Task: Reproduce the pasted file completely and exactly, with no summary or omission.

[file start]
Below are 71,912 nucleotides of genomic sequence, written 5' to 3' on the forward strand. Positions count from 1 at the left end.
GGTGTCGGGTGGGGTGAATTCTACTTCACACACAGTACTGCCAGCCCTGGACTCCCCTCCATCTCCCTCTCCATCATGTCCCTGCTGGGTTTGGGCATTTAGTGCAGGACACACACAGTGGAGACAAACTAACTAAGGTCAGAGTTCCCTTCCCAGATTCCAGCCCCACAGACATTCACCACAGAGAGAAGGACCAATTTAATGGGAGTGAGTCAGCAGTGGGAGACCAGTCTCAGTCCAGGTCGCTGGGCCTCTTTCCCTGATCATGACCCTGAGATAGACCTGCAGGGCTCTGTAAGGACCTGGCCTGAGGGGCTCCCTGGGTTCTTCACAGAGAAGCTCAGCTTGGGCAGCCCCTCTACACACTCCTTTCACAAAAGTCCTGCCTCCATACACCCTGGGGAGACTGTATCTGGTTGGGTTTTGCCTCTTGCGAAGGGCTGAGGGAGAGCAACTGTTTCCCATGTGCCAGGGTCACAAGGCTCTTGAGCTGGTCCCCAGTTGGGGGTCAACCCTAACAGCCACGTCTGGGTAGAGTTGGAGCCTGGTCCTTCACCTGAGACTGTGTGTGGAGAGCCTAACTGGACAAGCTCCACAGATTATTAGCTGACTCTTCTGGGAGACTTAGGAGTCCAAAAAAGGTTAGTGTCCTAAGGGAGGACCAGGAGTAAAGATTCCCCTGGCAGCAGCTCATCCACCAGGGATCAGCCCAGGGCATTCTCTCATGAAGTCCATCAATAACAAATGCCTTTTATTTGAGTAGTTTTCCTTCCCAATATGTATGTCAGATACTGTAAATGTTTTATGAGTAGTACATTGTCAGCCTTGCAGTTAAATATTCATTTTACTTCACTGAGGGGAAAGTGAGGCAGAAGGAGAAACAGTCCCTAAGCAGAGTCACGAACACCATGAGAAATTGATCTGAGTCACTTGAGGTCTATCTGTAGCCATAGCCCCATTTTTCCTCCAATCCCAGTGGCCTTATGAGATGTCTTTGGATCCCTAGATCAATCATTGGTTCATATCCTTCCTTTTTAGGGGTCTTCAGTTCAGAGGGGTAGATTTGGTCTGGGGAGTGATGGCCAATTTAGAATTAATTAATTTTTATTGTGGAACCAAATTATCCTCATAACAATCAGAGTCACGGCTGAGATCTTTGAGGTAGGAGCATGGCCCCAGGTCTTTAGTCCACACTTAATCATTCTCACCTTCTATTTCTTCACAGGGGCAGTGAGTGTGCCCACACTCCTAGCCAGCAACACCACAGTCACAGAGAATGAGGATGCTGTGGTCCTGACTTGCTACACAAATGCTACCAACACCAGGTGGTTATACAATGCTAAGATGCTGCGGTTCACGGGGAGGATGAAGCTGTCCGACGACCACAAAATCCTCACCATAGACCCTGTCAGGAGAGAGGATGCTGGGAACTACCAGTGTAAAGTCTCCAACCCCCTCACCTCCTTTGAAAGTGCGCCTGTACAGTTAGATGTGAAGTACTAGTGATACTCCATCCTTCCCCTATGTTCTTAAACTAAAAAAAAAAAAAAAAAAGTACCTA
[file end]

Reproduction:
Below are 71,912 nucleotides of genomic sequence, written 5' to 3' on the forward strand. Positions count from 1 at the left end.
GGTGTCGGGTGGGGTGAATTCTACTTCACACACAGTACTGCCAGCCCTGGACTCCCCTCCATCTCCCTCTCCATCATGTCCCTGCTGGGTTTGGGCATTTAGTGCAGGACACACACAGTGGAGACAAACTAACTAAGGTCAGAGTTCCCTTCCCAGATTCCAGCCCCACAGACATTCACCACAGAGAGAAGGACCAATTTAATGGGAGTGAGTCAGCAGTGGGAGACCAGTCTCAGTCCAGGTCGCTGGGCCTCTTTCCCTGATCATGACCCTGAGATAGACCTGCAGGGCTCTGTAAGGACCTGGCCTGAGGGGCTCCCTGGGTTCTTCACAGAGAAGCTCAGCTTGGGCAGCCCCTCTACACACTCCTTTCACAAAAGTCCTGCCTCCATACACCCTGGGGAGACTGTATCTGGTTGGGTTTTGCCTCTTGCGAAGGGCTGAGGGAGAGCAACTGTTTCCCATGTGCCAGGGTCACAAGGCTCTTGAGCTGGTCCCCAGTTGGGGGTCAACCCTAACAGCCACGTCTGGGTAGAGTTGGAGCCTGGTCCTTCACCTGAGACTGTGTGTGGAGAGCCTAACTGGACAAGCTCCACAGATTATTAGCTGACTCTTCTGGGAGACTTAGGAGTCCAAAAAAGGTTAGTGTCCTAAGGGAGGACCAGGAGTAAAGATTCCCCTGGCAGCAGCTCATCCACCAGGGATCAGCCCAGGGCATTCTCTCATGAAGTCCATCAATAACAAATGCCTTTTATTTGAGTAGTTTTCCTTCCCAATATGTATGTCAGATACTGTAAATGTTTTATGAGTAGTACATTGTCAGCCTTGCAGTTAAATATTCATTTTACTTCACTGAGGGGAAAGTGAGGCAGAAGGAGAAACAGTCCCTAAGCAGAGTCACGAACACCATGAGAAATTGATCTGAGTCACTTGAGGTCTATCTGTAGCCATAGCCCCATTTTTCCTCCAATCCCAGTGGCCTTATGAGATGTCTTTGGATCCCTAGATCAATCATTGGTTCATATCCTTCCTTTTTAGGGGTCTTCAGTTCAGAGGGGTAGATTTGGTCTGGGGAGTGATGGCCAATTTAGAATTAATTAATTTTTATTGTGGAACCAAATTATCCTCATAACAATCAGAGTCACGGCTGAGATCTTTGAGGTAGGAGCATGGCCCCAGGTCTTTAGTCCACACTTAATCATTCTCACCTTCTATTTCTTCACAGGGGCAGTGAGTGTGCCCACACTCCTAGCCAGCAACACCACAGTCACAGAGAATGAGGATGCTGTGGTCCTGACTTGCTACACAAATGCTACCAACACCAGGTGGTTATACAATGCTAAGATGCTGCGGTTCACGGGGAGGATGAAGCTGTCCGACGACCACAAAATCCTCACCATAGACCCTGTCAGGAGAGAGGATGCTGGGAACTACCAGTGTAAAGTCTCCAACCCCCTCACCTCCTTTGAAAGTGCGCCTGTACAGTTAGATGTGAAGTACTAGTGATACTCCATCCTTCCCCTATGTTCTTAAACTAAAAAAAAAAAAAAAAAAGTACCTA